I’ve seen this approach becoming a challenge when the team grows. The very moment the product person needs a hand because they are overwhelmed, there is nobody to help because the team is not used to making decisions on their own.

  • Explicitly formulating the why on the card and discussing the solution can help developers build a sense of ownership.
  • Likely, this also results in better technical decisions.
  • Finally, being explicit about actors and their desires can help you build the product intuition and make reasonable decisions when they go beyond scratching your itch.

No clear vision but strong technical background — any average developer dreaming of making a startup.

I know how it happens because it has happened to me a lot. I learned something new and wondered how to turn it into a product. A solution waiting for a problem, as people say.

Oh, the curse of enthusiastic developers. Lack of clear understanding of the customer and immersion by the process results in an infinite fractal of making for the sake of making. We’re toying with tools, services, architecture, and everything else we love so much. Then we abandon the project, jump to the next idea, etc.

Hopefully, the user story can serve as an easy-to-use tool to help organize the developer’s work and put the maker’s spirit in the right direction.

Clear vision, but no technical background — domain experts, professional product managers.

Not much to add. User stories probably are the most natural way of sharing their vision with developers.

No clear vision, no technical background — a recipe for disaster.

There is a slight hope that user stories can help them develop a product intuition and move to the previous category.

Story size

There are two dimensions of what can be called a story size, impact (value to the business) and amount of work. We keep both parameters under control by limiting the scope.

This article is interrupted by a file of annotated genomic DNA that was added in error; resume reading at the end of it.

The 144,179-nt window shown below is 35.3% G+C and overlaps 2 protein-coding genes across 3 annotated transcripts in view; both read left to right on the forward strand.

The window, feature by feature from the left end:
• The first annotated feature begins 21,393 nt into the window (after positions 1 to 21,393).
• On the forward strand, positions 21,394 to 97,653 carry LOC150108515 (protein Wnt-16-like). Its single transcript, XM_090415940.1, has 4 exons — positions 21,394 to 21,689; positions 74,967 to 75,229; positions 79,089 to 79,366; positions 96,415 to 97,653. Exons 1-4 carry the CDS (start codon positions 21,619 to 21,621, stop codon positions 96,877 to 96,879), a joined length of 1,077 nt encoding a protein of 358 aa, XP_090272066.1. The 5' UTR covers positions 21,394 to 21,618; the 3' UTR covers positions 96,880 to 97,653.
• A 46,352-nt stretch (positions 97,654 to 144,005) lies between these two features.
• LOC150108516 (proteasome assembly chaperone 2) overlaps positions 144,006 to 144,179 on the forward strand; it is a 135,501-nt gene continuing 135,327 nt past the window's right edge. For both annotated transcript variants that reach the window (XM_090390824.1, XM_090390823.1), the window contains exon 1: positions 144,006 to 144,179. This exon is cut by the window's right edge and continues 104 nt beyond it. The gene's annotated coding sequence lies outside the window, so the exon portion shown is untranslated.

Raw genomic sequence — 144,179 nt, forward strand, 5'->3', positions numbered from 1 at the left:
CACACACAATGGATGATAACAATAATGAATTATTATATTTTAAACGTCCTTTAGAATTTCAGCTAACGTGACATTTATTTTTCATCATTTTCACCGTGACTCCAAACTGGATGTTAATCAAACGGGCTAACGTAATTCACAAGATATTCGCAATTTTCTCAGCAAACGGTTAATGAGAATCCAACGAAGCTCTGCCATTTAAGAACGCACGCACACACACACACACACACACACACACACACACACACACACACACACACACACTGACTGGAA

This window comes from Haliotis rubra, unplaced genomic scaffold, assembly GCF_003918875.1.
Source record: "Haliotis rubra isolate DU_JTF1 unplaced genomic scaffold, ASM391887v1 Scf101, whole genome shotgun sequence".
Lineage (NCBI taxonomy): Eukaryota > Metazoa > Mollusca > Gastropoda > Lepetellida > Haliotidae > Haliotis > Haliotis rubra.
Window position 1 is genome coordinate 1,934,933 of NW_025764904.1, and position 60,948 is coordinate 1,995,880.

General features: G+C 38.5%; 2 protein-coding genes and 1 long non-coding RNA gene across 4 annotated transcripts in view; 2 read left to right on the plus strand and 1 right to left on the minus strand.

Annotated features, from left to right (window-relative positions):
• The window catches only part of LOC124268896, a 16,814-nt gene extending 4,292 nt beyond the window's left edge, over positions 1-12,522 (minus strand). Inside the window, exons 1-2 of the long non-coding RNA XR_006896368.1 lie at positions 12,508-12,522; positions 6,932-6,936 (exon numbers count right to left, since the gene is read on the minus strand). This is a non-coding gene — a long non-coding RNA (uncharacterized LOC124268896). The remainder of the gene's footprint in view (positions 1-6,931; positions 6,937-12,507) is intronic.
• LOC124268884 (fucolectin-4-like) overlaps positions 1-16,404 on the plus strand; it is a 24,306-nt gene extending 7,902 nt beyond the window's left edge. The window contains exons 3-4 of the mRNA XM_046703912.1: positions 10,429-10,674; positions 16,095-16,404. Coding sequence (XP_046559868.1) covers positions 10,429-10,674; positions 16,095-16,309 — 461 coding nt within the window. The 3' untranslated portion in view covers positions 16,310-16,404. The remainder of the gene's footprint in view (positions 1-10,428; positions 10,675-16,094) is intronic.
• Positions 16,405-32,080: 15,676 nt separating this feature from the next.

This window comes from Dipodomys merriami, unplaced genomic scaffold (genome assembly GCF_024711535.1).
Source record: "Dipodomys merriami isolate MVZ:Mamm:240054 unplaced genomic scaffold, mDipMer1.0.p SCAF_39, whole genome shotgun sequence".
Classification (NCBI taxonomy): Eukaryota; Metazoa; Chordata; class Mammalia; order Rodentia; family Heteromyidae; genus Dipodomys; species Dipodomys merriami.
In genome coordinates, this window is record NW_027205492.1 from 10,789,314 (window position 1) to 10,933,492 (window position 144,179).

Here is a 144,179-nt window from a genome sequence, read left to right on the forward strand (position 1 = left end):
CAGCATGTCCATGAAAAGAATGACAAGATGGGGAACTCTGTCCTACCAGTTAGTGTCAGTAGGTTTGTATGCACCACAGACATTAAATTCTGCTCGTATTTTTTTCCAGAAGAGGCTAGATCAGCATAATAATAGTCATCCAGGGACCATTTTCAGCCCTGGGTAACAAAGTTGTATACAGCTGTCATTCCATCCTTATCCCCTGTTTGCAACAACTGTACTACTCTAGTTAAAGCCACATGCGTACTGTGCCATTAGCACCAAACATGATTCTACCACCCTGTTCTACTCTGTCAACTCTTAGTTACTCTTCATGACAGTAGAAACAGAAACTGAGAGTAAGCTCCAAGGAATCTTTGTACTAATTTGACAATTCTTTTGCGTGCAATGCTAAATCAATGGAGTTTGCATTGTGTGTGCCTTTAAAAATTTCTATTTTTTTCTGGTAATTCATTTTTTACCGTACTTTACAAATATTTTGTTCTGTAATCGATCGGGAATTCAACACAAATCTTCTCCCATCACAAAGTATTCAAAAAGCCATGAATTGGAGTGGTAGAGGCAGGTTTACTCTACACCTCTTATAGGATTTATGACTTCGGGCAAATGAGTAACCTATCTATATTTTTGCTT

• Amount of work. Ideally, it should take 1-3 days to complete. User stories shouldn’t take more than half the sprint and definitely should never be longer than a sprint.
  • Impact. It’s OK that the value that the story brings is not high. It can and probably should be small.

When the scope is too large, turn the story into an epic and split the story into smaller chunks.

Tips on writing user stories

  • Don’t cargo cult story format. It is less critical than the idea the story card conveys.
  • If you need to emphasize changes, extend the template by expressing current behavior with words like whereas currently or instead of. This is helpful for stories that introduce the change in the existing functionality rather than introducing a new one.
  • Try to be specific with your roles. Consider generic “As a user” as the smell (as in code smell).

Backlog size

Large backlogs don’t make sense in the context of agile development. Common advice is to keep backlog size worth 2-3 sprints.

Applying math over a two-week-long spring, we’ll get something like 3-6 stories per developer per sprint, but the actual number should be less than that because multiple developers can work on the same story. I learned that it’s called swarming.


Roman Imankulov